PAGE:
Cayenne Pepper—a Hot Natural Remedy!
You know you’re enjoying cayenne peppers when your eyes are watering, your nose is running and you break out in a sweat!
On the Scoville scale of heat units, cayenne peppers come in at 30-50,000! To put that in perspective, pepperoncini comes in at just 100-500 and jalapeno peppers score 2,500-8,000. So when it comes to hot, cayenne peppers push the limits of most palates. (Though there are many peppers that are even hotter!)
Cayenne pepper—one of the hottest herbs when it comes to natural remedies.
But cayenne peppers do more than spice up chili,tacos, and hot chocolate. For millennia, Native Americans have been using cayenne peppers as an effective herbal remedy for a multitude of ailments.
So, how can something so hot be so good for you? The magic ingredient is capsaicin (cap-say-ah-sin). Capsaicin is like the laser technology of herbs. Just as a laser can either cut through steel or perform the most delicate eye surgery…
Capsaicin is a fiery pepper can either inflict pain or relieve it.
The capsaicin in cayenne peppers possesses powerful pain-relieving properties when applied topically. Cayenne powder is often mixed and diluted with a mild skin cream for relief of:
- Osteoarthritis, rheumatoid arthritis, and joint or muscle pain
- Nerve pain due to shingles or neuropathy
- Pain control following an amputation or mastectomy
- Lower back pain
But avoid getting cayenne pepper in the eyes, open wounds, or mucous membranes as it will sting fiercely! (Capsaicin is an ingredient commonly used in pepper spray.) Apply cayenne in very small doses and not too often, as repetitive use could cause nerve damage.
Internally, cayenne serves as treatment for:
- Improving circulation
- Boosting the immune system
- Aiding digestion by stimulating gastric juices
- Treating ulcers
- Treating migraines and cluster headaches
Cayenne pepper has also been used to remedy everything from seasickness and malaria to toothaches and worms. Capsaicin touts anti-bacterial, anti-carcinogenic, analgesic, anti-fungal, and anti-diabetic properties.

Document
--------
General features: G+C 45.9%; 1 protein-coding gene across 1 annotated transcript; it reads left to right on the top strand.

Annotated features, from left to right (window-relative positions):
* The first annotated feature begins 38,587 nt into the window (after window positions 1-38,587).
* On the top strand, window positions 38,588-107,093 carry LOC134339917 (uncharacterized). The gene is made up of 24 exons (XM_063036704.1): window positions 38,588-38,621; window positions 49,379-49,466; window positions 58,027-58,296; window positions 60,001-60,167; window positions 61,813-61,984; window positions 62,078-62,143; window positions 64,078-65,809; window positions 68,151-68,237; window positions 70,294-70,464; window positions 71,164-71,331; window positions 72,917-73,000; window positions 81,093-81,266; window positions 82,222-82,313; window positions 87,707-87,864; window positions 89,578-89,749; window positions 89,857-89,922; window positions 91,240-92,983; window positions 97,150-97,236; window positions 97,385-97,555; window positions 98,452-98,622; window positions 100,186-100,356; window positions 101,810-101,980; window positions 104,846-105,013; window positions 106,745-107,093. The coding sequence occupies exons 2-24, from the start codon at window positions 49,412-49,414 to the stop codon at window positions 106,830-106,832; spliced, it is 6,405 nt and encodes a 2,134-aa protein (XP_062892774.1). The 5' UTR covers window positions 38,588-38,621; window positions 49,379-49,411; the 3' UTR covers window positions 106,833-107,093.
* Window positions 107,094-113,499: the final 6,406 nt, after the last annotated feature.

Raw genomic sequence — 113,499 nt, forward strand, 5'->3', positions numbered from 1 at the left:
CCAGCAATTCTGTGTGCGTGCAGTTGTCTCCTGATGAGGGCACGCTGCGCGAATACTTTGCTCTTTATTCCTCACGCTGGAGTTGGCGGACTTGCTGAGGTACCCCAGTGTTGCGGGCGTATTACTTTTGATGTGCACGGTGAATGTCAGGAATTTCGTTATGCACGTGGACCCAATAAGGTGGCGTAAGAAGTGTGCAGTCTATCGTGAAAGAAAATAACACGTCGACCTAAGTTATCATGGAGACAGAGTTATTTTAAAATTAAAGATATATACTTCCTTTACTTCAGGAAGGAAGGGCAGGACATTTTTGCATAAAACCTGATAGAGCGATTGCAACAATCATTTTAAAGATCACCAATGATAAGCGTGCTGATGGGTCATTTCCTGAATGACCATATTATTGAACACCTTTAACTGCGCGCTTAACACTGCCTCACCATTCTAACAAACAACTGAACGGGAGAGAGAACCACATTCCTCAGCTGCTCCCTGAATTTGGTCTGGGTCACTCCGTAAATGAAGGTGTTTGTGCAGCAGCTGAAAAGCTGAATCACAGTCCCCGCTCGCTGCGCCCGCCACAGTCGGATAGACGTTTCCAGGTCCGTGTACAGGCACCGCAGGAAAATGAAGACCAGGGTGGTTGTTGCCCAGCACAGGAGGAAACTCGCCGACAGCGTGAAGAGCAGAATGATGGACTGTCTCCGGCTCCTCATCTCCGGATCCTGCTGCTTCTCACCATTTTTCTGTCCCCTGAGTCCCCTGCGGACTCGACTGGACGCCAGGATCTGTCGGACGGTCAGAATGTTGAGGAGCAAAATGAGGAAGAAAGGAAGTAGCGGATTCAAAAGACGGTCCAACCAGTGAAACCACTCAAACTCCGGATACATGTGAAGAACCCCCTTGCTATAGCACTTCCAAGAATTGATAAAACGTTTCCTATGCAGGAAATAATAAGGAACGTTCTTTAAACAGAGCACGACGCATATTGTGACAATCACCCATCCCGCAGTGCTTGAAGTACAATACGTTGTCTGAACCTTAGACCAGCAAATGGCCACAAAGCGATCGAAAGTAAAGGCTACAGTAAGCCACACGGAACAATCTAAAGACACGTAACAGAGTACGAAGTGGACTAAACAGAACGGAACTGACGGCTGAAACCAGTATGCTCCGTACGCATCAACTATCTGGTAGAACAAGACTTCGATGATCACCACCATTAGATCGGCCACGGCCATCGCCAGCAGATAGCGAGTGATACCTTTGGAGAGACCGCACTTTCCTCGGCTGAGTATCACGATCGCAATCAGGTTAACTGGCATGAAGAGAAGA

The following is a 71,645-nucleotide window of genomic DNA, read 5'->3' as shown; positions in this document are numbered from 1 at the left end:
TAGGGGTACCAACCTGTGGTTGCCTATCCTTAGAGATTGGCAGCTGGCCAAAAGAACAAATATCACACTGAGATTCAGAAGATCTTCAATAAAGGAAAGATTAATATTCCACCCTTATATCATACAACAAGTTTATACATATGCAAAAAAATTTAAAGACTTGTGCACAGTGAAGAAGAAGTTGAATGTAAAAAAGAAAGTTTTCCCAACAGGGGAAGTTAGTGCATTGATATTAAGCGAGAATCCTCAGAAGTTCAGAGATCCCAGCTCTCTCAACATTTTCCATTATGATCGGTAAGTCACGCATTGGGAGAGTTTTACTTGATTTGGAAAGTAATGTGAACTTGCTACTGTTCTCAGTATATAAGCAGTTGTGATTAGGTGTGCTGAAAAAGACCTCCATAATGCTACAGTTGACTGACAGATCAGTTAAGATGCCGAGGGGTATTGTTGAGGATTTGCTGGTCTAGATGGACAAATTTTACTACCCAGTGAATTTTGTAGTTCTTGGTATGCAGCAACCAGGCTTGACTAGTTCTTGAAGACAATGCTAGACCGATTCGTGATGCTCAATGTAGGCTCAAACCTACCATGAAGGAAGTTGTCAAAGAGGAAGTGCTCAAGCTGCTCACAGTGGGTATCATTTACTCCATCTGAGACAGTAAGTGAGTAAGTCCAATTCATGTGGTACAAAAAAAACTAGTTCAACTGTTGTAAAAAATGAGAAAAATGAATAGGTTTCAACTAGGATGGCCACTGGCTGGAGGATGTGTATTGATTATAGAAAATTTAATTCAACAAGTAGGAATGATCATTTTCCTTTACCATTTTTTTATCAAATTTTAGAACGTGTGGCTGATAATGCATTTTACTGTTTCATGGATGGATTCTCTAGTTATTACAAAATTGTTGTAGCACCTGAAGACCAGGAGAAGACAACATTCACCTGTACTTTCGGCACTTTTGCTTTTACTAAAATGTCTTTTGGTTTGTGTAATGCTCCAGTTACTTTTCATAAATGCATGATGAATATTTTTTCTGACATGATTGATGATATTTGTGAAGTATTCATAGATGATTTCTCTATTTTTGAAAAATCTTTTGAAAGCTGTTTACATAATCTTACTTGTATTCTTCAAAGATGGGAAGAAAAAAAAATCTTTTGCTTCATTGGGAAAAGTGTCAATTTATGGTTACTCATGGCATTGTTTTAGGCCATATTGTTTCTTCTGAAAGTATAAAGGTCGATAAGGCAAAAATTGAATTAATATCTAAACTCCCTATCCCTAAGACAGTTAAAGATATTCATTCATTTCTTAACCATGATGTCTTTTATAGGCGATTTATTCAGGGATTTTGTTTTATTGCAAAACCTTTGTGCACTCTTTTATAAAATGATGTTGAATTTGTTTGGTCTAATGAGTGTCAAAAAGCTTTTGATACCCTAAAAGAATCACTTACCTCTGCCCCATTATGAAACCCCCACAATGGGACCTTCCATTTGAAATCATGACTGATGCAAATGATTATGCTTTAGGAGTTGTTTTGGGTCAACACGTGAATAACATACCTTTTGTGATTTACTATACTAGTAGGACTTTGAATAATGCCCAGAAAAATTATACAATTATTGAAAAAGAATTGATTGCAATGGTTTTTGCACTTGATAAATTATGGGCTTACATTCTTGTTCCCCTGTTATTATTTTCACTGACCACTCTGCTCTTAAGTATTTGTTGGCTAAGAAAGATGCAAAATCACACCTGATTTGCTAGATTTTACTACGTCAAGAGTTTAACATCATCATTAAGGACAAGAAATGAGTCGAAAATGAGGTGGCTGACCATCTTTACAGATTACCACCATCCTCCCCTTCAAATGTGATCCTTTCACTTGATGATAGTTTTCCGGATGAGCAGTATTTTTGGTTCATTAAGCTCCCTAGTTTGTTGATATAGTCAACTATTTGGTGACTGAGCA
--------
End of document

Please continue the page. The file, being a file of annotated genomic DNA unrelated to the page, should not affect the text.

In addition to its powerful, hot ingredient capsaicin, cayenne pepper boasts high levels of vitamins A, B-complex, C, E, and K. These fiery little herbs also pack a wallop when it comes to minerals and nutrients including: potassium, iron, copper, manganese, zinc, sodium, phosphorus, selenium, and magnesium.
You can purchase and use cayenne pepper fresh, dried, powdered and in capsule form. Due to the fact that cayenne pepper is so hot, follow recommended guidelines. Cayenne may aggravate acid reflux and the gastro-intestinal tract in some people.
Treat a Cold with Cayenne
Next time you have a head cold: prepare ginger tea, add a teaspoon of lemon, a teaspoon of honey and a dash of cayenne pepper.
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 University of Maryland Medical Center, “Cayenne,” nd, http://umm.edu/health/medical/altmed/herb/cayenne.
 Jennifer Brett, ND, “Cayenne Pepper: Herbal Remedies,” How Stuff Works, nd, http://health.howstuffworks.com/wellness/natural-medicine/herbal-remedies/cayenne-pepper-herbal-remedies1.htm.
 Herb Wisdom, “Cayenne (Capsicum Annuum),” nd, http://www.herbwisdom.com/herb-cayenne.html.
 Web MD, “Cayenne Pepper (Capsicum) Overview Information,” nd, http://www.webmd.com/vitamins-supplements/ingredientmono-945-cayenne%20pepper%20(capsicum).aspx?activeingredientid=945&activeingredientname=cayenne%20pepper%20(capsicum).
 Nutrition and You, “Cayenne Pepper Nutrition Facts,” nd, http://www.nutrition-and-you.com/cayenne-pepper.html.
 Medical News Today, “What Are the Benefits of Cayenne?” September 8, 2014, http://www.medicalnewstoday.com/articles/267248.php.
 Nutrition and You.